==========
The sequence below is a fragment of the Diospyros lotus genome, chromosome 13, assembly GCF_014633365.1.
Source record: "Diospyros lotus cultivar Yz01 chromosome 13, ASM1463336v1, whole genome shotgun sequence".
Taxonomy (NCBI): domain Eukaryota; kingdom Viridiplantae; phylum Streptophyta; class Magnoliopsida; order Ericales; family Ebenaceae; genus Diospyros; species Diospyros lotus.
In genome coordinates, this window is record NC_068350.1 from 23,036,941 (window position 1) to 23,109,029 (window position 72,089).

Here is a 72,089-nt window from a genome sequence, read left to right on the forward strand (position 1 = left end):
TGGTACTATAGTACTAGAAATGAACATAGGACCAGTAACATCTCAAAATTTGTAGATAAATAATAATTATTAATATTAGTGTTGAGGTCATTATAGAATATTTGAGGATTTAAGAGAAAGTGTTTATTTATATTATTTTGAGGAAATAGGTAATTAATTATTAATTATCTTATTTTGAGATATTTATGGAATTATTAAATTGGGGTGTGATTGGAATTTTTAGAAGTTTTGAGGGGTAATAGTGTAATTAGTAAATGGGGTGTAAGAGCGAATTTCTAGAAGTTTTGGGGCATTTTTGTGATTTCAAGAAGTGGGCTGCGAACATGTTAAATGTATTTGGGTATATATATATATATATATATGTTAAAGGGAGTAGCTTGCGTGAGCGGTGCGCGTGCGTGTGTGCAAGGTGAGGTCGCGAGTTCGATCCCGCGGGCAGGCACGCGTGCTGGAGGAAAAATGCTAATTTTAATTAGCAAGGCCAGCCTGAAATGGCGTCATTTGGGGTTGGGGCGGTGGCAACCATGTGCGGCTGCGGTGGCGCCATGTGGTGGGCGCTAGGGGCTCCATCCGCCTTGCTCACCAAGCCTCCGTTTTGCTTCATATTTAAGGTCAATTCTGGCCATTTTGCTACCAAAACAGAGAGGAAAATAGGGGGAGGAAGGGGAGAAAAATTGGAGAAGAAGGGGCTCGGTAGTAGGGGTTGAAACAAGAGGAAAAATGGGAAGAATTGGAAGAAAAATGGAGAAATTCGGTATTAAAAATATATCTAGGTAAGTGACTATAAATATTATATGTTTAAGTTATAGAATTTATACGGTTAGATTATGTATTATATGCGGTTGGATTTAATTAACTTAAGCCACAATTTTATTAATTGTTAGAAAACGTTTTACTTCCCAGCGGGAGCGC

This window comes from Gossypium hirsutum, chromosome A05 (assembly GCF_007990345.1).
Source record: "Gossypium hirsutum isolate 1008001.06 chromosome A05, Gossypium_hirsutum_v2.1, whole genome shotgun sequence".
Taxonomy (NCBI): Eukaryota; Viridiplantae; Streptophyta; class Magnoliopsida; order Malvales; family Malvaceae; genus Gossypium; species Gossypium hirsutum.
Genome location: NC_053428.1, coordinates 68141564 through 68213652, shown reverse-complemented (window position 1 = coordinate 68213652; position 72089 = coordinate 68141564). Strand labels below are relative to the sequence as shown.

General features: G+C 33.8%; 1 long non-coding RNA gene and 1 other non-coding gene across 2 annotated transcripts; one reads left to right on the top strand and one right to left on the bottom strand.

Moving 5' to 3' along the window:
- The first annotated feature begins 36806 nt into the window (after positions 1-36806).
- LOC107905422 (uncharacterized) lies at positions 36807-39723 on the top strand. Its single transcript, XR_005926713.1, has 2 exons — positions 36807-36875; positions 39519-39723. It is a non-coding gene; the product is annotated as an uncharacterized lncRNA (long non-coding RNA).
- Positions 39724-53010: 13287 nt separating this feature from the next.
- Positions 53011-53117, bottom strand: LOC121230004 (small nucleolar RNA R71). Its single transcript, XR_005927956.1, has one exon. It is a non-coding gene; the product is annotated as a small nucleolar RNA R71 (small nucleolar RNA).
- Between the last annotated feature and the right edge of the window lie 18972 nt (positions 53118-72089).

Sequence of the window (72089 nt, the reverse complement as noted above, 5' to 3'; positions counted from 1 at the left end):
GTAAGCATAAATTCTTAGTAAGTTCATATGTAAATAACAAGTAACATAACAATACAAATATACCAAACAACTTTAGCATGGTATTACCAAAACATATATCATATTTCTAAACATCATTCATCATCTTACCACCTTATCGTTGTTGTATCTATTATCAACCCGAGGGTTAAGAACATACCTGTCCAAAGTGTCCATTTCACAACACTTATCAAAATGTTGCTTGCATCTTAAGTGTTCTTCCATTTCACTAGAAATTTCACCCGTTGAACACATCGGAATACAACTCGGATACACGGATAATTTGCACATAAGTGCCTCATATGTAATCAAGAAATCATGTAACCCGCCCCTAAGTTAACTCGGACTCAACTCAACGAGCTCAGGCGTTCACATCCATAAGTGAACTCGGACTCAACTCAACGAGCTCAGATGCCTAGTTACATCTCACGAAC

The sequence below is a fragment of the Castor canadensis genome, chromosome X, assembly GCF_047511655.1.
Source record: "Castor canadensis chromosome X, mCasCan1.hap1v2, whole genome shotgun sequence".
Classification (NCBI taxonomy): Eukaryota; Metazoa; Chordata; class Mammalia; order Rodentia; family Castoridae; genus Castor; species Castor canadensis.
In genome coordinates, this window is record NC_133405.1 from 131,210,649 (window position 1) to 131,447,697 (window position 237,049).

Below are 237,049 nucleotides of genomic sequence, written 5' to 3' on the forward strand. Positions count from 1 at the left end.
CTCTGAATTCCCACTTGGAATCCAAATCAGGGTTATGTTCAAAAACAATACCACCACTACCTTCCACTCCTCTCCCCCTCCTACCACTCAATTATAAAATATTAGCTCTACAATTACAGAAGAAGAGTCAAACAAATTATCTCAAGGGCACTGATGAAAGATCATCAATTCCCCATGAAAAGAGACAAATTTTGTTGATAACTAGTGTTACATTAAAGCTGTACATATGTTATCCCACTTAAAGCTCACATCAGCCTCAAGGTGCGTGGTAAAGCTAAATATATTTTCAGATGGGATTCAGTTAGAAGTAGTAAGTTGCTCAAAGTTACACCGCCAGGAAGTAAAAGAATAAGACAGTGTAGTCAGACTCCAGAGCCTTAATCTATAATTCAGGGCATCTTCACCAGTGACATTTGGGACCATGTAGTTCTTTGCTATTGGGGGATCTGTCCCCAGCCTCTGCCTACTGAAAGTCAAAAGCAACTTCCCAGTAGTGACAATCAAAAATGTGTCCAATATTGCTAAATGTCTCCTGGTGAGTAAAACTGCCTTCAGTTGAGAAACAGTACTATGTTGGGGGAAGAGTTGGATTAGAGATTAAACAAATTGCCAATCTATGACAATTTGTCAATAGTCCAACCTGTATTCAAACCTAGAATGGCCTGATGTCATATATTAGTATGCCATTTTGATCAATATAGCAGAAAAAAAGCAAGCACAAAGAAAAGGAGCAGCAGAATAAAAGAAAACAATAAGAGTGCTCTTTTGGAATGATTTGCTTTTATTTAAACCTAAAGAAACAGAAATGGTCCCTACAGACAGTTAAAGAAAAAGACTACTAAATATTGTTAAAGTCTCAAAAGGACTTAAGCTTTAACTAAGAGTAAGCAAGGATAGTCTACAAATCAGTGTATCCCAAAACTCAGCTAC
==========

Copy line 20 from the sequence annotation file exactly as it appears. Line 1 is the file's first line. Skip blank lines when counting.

The sequence below is a fragment of the Castor canadensis genome, chromosome X, assembly GCF_047511655.1.